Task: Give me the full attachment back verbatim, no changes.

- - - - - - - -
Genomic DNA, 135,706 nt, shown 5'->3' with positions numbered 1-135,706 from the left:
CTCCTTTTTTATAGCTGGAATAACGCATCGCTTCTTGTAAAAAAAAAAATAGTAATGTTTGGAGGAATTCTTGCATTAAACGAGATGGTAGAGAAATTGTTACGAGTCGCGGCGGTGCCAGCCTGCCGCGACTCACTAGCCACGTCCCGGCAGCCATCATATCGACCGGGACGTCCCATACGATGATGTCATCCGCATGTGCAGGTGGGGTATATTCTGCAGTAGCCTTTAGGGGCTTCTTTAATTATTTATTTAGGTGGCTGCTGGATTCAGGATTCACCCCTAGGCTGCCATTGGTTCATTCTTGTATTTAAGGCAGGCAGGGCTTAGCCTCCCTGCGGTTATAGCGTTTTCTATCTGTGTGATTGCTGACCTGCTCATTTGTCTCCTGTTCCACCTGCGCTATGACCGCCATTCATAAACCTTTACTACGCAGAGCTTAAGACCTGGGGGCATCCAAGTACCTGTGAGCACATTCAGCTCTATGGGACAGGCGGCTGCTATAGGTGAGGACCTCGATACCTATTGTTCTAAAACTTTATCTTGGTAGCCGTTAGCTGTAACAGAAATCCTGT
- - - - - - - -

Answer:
Genomic DNA, 135,706 nt, shown 5'->3' with positions numbered 1-135,706 from the left:
CTCCTTTTTTATAGCTGGAATAACGCATCGCTTCTTGTAAAAAAAAAAATAGTAATGTTTGGAGGAATTCTTGCATTAAACGAGATGGTAGAGAAATTGTTACGAGTCGCGGCGGTGCCAGCCTGCCGCGACTCACTAGCCACGTCCCGGCAGCCATCATATCGACCGGGACGTCCCATACGATGATGTCATCCGCATGTGCAGGTGGGGTATATTCTGCAGTAGCCTTTAGGGGCTTCTTTAATTATTTATTTAGGTGGCTGCTGGATTCAGGATTCACCCCTAGGCTGCCATTGGTTCATTCTTGTATTTAAGGCAGGCAGGGCTTAGCCTCCCTGCGGTTATAGCGTTTTCTATCTGTGTGATTGCTGACCTGCTCATTTGTCTCCTGTTCCACCTGCGCTATGACCGCCATTCATAAACCTTTACTACGCAGAGCTTAAGACCTGGGGGCATCCAAGTACCTGTGAGCACATTCAGCTCTATGGGACAGGCGGCTGCTATAGGTGAGGACCTCGATACCTATTGTTCTAAAACTTTATCTTGGTAGCCGTTAGCTGTAACAGAAATCCTGT